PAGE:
Do you have the ignition interlock system in Michigan? Does everyone have to have one if they’ve been charged with a DUI?
We do use interlock devices in Michigan. The only people who are required to have them with DUI cases or OWI cases are those convicted of violating the “super drunk” law. This means that you’re charged with high BAC, and that’s for people who blow 0.17 or above on the Datamaster. In those cases, they’re required to have an interlock device after they’re suspended for 45 days.
There are some judges who order people to have interlock devices on first offense DUIs now, and in the sobriety court programs for people who have two or more DUIs, they are required as well. There is more and more use of interlock devices in DUI cases in Michigan.
I just want to talk a little bit about aggravated or enhanced DUIs. What is the correct terminology in Michigan?
There are a number of different potential charges you can get. Like I just mentioned, there is what’s commonly called the “super drunk” law, which is technically written up as high BAC. Those are for particularly high blood alcohol levels and those can be on a first, second, or third offense. There are also what we call second or subsequent offenses where someone has two DUIs within 7 years or 3 or more within their lifetime, which is a felony charge. You also have other charges related to OWI that involve an accident. You might have an OWI causing a serious impairment of a bodily function, which is an accident where somebody was significantly injured. Then you can have an OWI causing death, which is a felony, and sometimes it even gets charged as second degree murder.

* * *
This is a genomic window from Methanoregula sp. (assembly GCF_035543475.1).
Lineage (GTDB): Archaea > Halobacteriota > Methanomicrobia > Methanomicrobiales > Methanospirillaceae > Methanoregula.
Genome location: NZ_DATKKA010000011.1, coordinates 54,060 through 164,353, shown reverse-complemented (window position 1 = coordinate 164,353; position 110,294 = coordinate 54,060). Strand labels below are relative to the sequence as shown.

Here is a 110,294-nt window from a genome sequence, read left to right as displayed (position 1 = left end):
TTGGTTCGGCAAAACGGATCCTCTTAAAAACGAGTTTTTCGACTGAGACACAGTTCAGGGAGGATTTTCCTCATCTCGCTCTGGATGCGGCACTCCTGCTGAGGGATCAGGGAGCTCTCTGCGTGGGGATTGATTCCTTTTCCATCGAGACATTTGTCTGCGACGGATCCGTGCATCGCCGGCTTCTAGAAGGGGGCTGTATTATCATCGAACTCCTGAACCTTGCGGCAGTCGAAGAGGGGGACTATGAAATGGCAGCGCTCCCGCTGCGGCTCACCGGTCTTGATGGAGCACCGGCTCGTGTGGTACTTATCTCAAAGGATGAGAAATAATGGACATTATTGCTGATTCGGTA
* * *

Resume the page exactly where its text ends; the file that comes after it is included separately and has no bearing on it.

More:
So there are a number of different types of OWIs depending on the facts and circumstances. The big difference is whether or not the blood alcohol level was excessively high, or whether there was an accident with injuries, or if the person has multiple DUIs on their record already.
What if there were minors in the car? How is that addressed in Michigan?
Typically, if there are minors in the car during a DUI, it gets charged under the Michigan child endangerment laws. The requirements there are exactly similar to DUI, except there is an added element of there being a minor in the car. The difference is that the penalties are tougher, and so those are called child endangerment cases. They still count as an OWI as well, even though they might be called a child endangerment case.
How often are you able to have these enhanced OWI charges reduced to a less serious offense? What factors might determine whether or not you can do that?
We’ve had many cases where we’ve been able to reduce them down to regular OWI and even impaired driving sometimes. One factor that matters is the jurisdiction where this occurs; some are more open to hearing about the good side of your client than others. From a more technical standpoint, fighting those cases and being able to develop an argument that, at the time the person was operating the vehicle, their blood alcohol level was probably below that cut-off range for “super drunk” has also been a successful strategy for us. We’ve been able to convince the prosecutor that maybe the person was under the limit when they were driving and their blood alcohol level was still rising when they were stopped, and therefore, they blew a higher number than what they would have at the scene.
For more information on ignition interlock and enhanced DUI in Michigan, a free initial consultation is your next best step. Get the information and legal answers you’re seeking by calling (248) 221-1060 today.